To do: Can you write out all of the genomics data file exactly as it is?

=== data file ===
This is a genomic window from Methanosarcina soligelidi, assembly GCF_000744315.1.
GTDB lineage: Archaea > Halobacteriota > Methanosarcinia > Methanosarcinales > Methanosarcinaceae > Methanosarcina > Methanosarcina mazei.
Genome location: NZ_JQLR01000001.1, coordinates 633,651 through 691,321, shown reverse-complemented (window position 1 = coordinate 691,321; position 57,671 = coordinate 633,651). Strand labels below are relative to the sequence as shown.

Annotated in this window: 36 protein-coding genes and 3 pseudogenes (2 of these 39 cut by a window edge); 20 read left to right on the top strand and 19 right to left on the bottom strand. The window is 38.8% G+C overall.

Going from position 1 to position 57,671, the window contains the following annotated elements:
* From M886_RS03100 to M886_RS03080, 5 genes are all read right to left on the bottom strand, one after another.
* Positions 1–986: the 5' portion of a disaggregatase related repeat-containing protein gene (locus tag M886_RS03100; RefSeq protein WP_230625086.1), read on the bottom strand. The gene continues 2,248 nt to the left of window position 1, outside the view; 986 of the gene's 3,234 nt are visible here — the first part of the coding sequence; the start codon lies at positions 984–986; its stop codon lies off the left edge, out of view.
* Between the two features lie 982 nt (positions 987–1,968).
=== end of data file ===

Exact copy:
This is a genomic window from Methanosarcina soligelidi, assembly GCF_000744315.1.
GTDB lineage: Archaea > Halobacteriota > Methanosarcinia > Methanosarcinales > Methanosarcinaceae > Methanosarcina > Methanosarcina mazei.
Genome location: NZ_JQLR01000001.1, coordinates 633,651 through 691,321, shown reverse-complemented (window position 1 = coordinate 691,321; position 57,671 = coordinate 633,651). Strand labels below are relative to the sequence as shown.

Annotated in this window: 36 protein-coding genes and 3 pseudogenes (2 of these 39 cut by a window edge); 20 read left to right on the top strand and 19 right to left on the bottom strand. The window is 38.8% G+C overall.

Going from position 1 to position 57,671, the window contains the following annotated elements:
* From M886_RS03100 to M886_RS03080, 5 genes are all read right to left on the bottom strand, one after another.
* Positions 1–986: the 5' portion of a disaggregatase related repeat-containing protein gene (locus tag M886_RS03100; RefSeq protein WP_230625086.1), read on the bottom strand. The gene continues 2,248 nt to the left of window position 1, outside the view; 986 of the gene's 3,234 nt are visible here — the first part of the coding sequence; the start codon lies at positions 984–986; its stop codon lies off the left edge, out of view.
* Between the two features lie 982 nt (positions 987–1,968).